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RE: [Full-disclosure] 0-day ANI vulnerability in Microsoft Windows(CVE-2007-0038)
From: "Eric Sites" <erics () sunbelt-software com>
Date: Fri, 30 Mar 2007 20:47:42 -0400

You really need to check for:

RIFF[4 byte file size] <-- The file size can be ignored.
Then the next 4 byte after the file size should contain:

Then look for:

anih and the 4 byte value following it greater than 0x50, this is the
stack buffer overflow point. New ANIs can be built with any number of
anih chunks and only one of them needs to be larger than 80 bytes

Eric Sites, CTO
Sunbelt Software

-----Original Message-----
From: full-disclosure-bounces () lists grok org uk
[mailto:full-disclosure-bounces () lists grok org uk] On Behalf Of
Alexander Sotirov
Sent: Friday, March 30, 2007 8:29 PM
To: Jan Wrobel
Cc: full-disclosure () lists grok org uk; bugtraq () securityfocus com
Subject: Re: [Full-disclosure] 0-day ANI vulnerability in Microsoft

Jan Wrobel wrote:
I don't know if this rule detects all possible exploits or just one
particular type. Here is a Firekeeper version of the rule, which can
be used to detect sites hosting malicious files:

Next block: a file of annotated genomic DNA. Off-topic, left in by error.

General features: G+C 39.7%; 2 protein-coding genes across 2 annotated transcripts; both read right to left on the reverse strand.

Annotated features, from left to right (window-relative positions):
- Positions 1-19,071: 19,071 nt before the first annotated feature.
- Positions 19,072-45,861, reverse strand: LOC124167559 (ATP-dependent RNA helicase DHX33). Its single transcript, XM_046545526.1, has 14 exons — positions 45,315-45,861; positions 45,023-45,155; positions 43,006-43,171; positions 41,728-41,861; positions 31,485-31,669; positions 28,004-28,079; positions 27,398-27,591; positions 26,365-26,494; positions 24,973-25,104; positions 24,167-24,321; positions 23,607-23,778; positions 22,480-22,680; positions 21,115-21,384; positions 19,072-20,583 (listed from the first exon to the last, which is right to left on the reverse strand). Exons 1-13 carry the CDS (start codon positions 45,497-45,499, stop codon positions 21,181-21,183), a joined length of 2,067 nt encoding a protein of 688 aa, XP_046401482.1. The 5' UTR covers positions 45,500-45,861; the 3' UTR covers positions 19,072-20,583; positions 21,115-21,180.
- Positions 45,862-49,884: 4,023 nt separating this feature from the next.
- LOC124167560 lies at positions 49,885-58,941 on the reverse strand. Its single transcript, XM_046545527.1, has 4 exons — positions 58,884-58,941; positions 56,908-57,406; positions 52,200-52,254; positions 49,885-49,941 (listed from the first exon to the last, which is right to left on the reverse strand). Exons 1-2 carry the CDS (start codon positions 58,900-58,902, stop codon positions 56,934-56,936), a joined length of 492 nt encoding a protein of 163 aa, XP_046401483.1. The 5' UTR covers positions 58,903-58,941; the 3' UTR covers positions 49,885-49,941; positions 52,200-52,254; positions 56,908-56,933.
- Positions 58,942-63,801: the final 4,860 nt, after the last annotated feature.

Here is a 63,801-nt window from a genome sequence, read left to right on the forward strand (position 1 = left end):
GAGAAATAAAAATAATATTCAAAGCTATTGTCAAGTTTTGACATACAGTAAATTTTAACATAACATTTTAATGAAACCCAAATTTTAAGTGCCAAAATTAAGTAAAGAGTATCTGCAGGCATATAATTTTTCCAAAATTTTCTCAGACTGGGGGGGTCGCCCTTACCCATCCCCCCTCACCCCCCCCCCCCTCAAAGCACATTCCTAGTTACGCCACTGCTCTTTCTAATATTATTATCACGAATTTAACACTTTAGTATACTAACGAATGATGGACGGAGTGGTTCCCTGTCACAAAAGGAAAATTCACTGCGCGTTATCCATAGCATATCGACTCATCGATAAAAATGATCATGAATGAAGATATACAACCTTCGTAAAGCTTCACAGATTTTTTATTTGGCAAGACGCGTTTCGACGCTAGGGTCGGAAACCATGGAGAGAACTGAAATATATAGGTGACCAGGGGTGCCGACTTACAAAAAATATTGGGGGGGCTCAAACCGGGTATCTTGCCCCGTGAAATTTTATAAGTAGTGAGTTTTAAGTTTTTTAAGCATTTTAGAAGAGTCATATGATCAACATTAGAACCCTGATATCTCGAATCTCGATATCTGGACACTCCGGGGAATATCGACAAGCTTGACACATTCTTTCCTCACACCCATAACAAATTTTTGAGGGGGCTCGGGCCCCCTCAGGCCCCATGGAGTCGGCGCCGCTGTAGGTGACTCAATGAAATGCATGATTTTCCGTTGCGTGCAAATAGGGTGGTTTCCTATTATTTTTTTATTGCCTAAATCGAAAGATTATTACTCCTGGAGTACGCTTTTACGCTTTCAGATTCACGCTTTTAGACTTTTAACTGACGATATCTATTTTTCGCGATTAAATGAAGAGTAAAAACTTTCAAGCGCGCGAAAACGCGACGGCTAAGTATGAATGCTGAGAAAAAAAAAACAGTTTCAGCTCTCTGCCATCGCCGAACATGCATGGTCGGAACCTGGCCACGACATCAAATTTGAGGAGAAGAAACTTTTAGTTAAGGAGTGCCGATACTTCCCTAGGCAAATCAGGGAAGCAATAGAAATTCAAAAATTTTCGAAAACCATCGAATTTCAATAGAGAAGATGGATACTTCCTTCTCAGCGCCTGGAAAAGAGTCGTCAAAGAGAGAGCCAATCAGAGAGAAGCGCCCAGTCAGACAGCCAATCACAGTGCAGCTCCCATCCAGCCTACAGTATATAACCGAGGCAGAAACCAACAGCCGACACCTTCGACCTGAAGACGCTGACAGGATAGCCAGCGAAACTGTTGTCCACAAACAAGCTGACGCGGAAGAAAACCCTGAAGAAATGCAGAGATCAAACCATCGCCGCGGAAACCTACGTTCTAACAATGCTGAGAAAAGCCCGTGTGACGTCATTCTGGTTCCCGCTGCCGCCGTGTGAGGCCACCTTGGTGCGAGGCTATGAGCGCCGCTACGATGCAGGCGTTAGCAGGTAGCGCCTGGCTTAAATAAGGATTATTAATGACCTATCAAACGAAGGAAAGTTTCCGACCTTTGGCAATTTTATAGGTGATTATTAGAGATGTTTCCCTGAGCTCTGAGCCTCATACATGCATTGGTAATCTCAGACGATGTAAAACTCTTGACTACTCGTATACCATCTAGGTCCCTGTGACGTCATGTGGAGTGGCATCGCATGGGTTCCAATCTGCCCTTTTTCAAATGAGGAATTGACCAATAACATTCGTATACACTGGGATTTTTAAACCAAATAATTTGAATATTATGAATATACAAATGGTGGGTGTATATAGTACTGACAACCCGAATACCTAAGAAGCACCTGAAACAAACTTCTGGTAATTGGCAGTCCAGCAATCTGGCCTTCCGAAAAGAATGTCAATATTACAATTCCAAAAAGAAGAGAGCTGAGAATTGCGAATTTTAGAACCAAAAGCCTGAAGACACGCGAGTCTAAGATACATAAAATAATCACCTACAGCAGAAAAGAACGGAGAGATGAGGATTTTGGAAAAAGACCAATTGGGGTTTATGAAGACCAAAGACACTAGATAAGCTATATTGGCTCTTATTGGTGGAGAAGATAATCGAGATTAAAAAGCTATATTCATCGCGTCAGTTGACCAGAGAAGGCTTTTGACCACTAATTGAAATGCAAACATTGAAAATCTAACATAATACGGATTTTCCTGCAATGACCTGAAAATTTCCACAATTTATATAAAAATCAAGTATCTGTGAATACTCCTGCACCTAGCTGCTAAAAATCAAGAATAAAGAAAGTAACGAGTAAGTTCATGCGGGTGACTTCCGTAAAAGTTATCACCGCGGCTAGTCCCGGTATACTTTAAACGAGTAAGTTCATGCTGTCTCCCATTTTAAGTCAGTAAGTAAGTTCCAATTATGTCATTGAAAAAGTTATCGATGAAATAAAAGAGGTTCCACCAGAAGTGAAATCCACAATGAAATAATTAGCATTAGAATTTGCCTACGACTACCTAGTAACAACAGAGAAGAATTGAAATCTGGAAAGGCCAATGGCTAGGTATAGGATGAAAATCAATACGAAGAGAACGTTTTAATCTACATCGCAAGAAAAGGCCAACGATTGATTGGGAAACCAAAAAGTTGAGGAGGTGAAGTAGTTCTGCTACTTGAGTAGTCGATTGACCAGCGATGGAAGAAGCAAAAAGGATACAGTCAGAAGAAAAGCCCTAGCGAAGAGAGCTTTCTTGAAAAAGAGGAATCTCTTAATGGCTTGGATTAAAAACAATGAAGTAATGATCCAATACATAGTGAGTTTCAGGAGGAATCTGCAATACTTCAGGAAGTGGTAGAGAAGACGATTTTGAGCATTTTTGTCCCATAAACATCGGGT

body_content:"|54 53 49 4C 03 00 00 00 00 00 00 00 54 53 49 4C 04 00 00
00 02 02 02 02 61 6E 69 68 52|";
reference:url,doc.bleedingthreats.net/2003519; fid:2003519; rev:1;)

A better way would be to look for all files that start with "RIFF" and
two copies of the string "anih", the first one followed by the dword
0x24, the
second one followed by a dword that's not 0x24. This should detect the
exploitation of the stack overflow with no false negatives. To avoid
positives, you'll need code to parse all records in the ANI file and
check for
more an "anih" record with a size not equal to 0x24.

Here's the regexp in Perl (somebody please convert it to a Snort rule)




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